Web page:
In the science fiction movie "Minority Report," set 50 years in the future, Tom Cruise's character interacts with a computer display by moving his hands in front of it.
It won't take 50 years. Thanks to a promising new kind of image sensor, consumers may be interacting with computers and other devices in the same way in less than five years.
Image sensors are the light-sensitive computer chips inside digital cameras. Standard sensors essentially see and record flat, two-dimensional pictures. But a new generation can "see" in three dimensions, recording not only the image, but its distance from the camera.
That ability could have far-reaching implications. Among other things, it can allow sensors to track movements through three-dimensional space and to see images as three-dimensional objects.
One of the first consumer uses of these new sensors is likely to be in video games. At the E3 game conference last month, Microsoft wowed the crowd -- me included -- with its Project Natal technology that allows consumers to play video games just by moving their hands or kicking their feet. At the heart of Project Natal is a 3-D camera.
Such no-touch interfaces could soon show up in a lot more than just video game machines. In May, local startup Canesta demonstrated how a similar interface could replace remote controls for televisions. Users could browse programs, change channels and raise or lower the volume by waving their hands.
Jim Spare, Canesta's CEO, imagines other applications as well. Replace the Webcam that has become a standard component in laptops with a 3-D sensor and you could control your computer by moving your hands in front of it. Do the same thing with the camera in smart-phones and you could go from touch-screen interfaces to no-touch ones.
Canesta designs and sells 3-D image sensors, so you'd expect Spare to anticipate all kinds of uses for them. But the company has some high-powered partners, such as Honda and Hitachi, that give credence to his vision. So does Microsoft's Project Natal, though Spare won't confirm whether Canesta's chips are part of that effort.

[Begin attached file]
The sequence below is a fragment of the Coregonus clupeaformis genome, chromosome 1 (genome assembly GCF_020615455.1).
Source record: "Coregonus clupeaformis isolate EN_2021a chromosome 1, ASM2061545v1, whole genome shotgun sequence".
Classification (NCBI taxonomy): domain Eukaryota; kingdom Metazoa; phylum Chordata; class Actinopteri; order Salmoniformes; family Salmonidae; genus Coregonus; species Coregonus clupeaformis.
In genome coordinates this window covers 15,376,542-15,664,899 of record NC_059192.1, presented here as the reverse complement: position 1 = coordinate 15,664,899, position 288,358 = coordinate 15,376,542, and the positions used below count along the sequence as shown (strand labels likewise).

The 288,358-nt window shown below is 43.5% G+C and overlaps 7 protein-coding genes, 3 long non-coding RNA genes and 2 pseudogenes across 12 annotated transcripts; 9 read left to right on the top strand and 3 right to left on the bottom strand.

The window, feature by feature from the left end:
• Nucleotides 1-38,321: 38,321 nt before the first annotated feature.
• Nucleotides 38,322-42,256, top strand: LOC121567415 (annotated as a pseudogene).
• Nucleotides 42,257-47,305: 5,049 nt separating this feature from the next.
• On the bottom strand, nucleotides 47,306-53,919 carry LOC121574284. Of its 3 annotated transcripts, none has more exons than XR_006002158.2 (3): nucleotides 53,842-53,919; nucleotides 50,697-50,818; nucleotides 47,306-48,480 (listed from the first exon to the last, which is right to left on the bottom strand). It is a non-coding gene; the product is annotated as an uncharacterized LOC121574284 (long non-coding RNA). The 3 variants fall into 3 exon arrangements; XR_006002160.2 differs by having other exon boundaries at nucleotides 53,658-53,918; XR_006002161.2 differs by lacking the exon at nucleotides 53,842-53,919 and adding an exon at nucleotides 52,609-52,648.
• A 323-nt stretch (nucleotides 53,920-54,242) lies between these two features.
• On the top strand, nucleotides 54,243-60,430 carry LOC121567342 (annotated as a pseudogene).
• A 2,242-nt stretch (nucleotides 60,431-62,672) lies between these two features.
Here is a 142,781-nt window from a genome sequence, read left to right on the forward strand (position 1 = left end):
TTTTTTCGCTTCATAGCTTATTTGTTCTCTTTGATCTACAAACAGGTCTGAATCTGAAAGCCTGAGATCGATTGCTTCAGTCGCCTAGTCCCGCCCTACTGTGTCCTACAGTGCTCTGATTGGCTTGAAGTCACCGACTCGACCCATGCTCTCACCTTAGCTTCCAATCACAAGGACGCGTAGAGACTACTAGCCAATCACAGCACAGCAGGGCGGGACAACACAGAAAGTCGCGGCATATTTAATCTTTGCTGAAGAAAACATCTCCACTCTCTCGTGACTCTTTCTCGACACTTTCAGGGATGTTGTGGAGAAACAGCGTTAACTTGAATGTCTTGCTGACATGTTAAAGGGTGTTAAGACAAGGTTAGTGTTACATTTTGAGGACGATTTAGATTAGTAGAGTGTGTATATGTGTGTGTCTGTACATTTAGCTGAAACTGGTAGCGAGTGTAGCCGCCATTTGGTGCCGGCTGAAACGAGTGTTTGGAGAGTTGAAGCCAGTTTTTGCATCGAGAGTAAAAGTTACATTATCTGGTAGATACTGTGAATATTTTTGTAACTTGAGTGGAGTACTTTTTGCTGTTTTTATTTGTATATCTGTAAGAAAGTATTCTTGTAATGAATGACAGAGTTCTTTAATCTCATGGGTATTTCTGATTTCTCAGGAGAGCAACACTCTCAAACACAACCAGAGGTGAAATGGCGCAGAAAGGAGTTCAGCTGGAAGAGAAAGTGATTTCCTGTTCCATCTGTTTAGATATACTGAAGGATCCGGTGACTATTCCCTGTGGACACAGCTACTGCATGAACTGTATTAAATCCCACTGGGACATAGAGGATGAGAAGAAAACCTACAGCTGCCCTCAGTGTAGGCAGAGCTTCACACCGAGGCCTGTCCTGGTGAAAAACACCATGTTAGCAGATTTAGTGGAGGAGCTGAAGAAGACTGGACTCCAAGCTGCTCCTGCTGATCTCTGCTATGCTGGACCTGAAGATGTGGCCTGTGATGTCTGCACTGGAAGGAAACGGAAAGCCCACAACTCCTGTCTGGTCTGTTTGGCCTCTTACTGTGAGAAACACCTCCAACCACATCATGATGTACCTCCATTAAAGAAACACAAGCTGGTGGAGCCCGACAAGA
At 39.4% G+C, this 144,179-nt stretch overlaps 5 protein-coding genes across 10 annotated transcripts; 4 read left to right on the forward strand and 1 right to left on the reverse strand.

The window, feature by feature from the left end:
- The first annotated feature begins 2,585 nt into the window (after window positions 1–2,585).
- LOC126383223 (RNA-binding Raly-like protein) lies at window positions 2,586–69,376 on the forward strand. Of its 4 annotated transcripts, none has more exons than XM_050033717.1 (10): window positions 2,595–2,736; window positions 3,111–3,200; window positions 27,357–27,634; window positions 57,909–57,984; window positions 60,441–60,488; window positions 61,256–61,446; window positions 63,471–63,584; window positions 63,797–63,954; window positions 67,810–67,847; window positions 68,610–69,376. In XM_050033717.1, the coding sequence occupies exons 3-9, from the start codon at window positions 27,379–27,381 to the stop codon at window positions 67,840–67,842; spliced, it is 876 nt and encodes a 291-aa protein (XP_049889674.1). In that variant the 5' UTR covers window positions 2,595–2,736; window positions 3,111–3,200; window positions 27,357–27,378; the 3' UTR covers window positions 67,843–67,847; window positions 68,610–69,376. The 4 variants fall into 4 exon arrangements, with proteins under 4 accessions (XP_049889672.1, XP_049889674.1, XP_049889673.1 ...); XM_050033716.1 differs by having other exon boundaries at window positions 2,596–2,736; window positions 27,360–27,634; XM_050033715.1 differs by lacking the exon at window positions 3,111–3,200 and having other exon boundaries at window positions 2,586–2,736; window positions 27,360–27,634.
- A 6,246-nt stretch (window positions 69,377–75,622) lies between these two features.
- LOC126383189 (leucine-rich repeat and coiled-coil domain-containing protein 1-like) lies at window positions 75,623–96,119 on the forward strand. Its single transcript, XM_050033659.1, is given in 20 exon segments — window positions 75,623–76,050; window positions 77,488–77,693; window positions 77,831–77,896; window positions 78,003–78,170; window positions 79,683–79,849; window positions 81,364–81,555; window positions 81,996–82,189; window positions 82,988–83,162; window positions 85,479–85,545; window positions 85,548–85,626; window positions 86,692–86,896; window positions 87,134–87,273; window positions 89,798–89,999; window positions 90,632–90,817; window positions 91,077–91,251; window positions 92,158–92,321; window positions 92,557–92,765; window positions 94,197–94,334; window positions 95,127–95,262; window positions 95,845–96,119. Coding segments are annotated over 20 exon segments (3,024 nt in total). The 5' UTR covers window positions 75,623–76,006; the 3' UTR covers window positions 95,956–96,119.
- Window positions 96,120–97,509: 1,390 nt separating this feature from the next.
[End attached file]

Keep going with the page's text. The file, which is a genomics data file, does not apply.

A number of companies and entrepreneurs have been working on three-dimensional image sensing for years. Canesta has been around since 1999. And Israel-based 3DV demonstrated a no-controller interface for video games in late 2007.
But Spare argues that Canesta has finally hit upon the technology to make such sensors commonplace. The company has developed a sensor that's built on just one microchip -- and a standard CMOS one at that. That means the sensors could be mass produced at a relatively low cost, making them feasible to use in a range of consumer gadgets and other electronic devices.
Spare expects Canesta's first 3-D chips to be used in industrial devices -- such as cameras that count prescription pills -- later this year. Consumer gadgets using the sensors should hit the market next year.
If Spare is correct, the sensors could be used in digital cameras to enhance and speed up autofocus systems. They could be used in computers, coupled with facial recognition software, to authenticate and log in authorized users.
Perhaps most intriguing are their potential uses in cars. Some automakers have been placing ultrasonic sensors in the rear bumpers of cars to warn drivers when they are about to hit an object or a person. Canesta would like to see its 3-D sensors replace those ultrasonic ones.
The sensors may find a place inside cars as well. They could be used in place of weight detectors to determine if a child is in a seat and whether an air bag should deploy. They also could be used to detect when someone is inside a car when they aren't supposed to be, such as a thief or even a baby accidentally left behind by an absent-minded parent.
Maybe 3-D image sensors won't catch on as much as Spare and Canesta envision. I'm dubious, for instance, that a no-touch interface will replace the keyboard and mouse for the bulk of computer users any time soon.
Still, I see a bright future for 3-D sensors. And I, for one, can't wait until I can ditch my remote control and game controllers and enter the world of the "Minority Report."
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